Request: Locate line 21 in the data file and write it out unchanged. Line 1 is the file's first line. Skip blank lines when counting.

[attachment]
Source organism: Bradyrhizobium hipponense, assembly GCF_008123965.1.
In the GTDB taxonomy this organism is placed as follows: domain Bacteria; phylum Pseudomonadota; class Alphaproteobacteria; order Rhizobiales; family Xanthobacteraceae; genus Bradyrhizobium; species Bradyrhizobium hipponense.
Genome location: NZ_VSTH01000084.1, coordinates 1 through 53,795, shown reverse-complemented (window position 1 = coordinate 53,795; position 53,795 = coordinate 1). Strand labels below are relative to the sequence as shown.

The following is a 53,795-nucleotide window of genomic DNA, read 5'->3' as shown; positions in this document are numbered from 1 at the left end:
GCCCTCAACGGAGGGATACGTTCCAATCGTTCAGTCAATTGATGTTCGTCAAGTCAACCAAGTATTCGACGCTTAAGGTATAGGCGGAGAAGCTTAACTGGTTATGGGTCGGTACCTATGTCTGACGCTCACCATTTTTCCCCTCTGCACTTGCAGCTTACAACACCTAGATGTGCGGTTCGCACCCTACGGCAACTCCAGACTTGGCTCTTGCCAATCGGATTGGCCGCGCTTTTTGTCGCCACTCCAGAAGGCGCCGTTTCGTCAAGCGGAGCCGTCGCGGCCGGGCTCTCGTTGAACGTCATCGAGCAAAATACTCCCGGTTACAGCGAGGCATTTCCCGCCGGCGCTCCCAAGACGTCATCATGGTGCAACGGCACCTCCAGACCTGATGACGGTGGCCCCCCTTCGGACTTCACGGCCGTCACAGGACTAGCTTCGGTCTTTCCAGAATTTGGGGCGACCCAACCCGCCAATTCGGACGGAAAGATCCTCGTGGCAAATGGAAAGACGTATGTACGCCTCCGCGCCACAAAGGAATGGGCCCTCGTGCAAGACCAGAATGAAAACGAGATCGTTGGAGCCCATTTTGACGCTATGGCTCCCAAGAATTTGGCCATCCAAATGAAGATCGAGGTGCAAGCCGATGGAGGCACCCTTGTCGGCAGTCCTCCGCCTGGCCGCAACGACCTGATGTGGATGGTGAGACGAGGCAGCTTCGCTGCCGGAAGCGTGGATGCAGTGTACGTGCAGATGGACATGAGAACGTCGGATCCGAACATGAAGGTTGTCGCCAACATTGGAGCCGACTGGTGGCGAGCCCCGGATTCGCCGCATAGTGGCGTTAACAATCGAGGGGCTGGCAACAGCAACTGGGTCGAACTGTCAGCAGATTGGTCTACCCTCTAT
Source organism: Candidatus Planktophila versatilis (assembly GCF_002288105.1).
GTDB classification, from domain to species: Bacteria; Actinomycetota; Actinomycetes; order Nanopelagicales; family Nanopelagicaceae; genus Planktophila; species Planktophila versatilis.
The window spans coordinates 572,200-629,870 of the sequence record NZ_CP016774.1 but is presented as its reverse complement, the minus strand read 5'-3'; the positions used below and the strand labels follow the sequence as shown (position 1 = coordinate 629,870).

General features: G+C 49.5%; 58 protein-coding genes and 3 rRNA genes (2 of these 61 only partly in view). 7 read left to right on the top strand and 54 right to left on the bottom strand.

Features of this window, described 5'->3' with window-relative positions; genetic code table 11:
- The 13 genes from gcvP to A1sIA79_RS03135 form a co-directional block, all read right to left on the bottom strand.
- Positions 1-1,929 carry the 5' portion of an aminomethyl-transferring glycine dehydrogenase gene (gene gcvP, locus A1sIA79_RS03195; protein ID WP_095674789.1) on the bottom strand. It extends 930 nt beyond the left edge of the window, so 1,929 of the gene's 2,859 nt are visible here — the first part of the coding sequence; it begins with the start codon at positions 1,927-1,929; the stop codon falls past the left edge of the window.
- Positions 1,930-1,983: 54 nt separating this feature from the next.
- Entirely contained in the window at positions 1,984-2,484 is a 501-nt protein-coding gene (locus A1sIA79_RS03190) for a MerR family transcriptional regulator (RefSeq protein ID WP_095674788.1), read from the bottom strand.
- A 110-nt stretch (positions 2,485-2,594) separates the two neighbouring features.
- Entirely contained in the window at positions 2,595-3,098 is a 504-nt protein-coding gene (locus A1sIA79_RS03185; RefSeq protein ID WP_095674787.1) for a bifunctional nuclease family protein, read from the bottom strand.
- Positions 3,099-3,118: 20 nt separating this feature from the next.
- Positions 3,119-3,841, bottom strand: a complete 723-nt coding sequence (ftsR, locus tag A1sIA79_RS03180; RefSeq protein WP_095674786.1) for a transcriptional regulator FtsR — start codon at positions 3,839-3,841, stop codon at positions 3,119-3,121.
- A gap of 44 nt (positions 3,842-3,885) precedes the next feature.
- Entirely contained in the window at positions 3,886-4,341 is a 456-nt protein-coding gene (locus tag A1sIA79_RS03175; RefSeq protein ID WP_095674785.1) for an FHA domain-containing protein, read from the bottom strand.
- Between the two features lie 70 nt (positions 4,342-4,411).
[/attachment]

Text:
- Between the two features lie 70 nt (positions 4,342-4,411).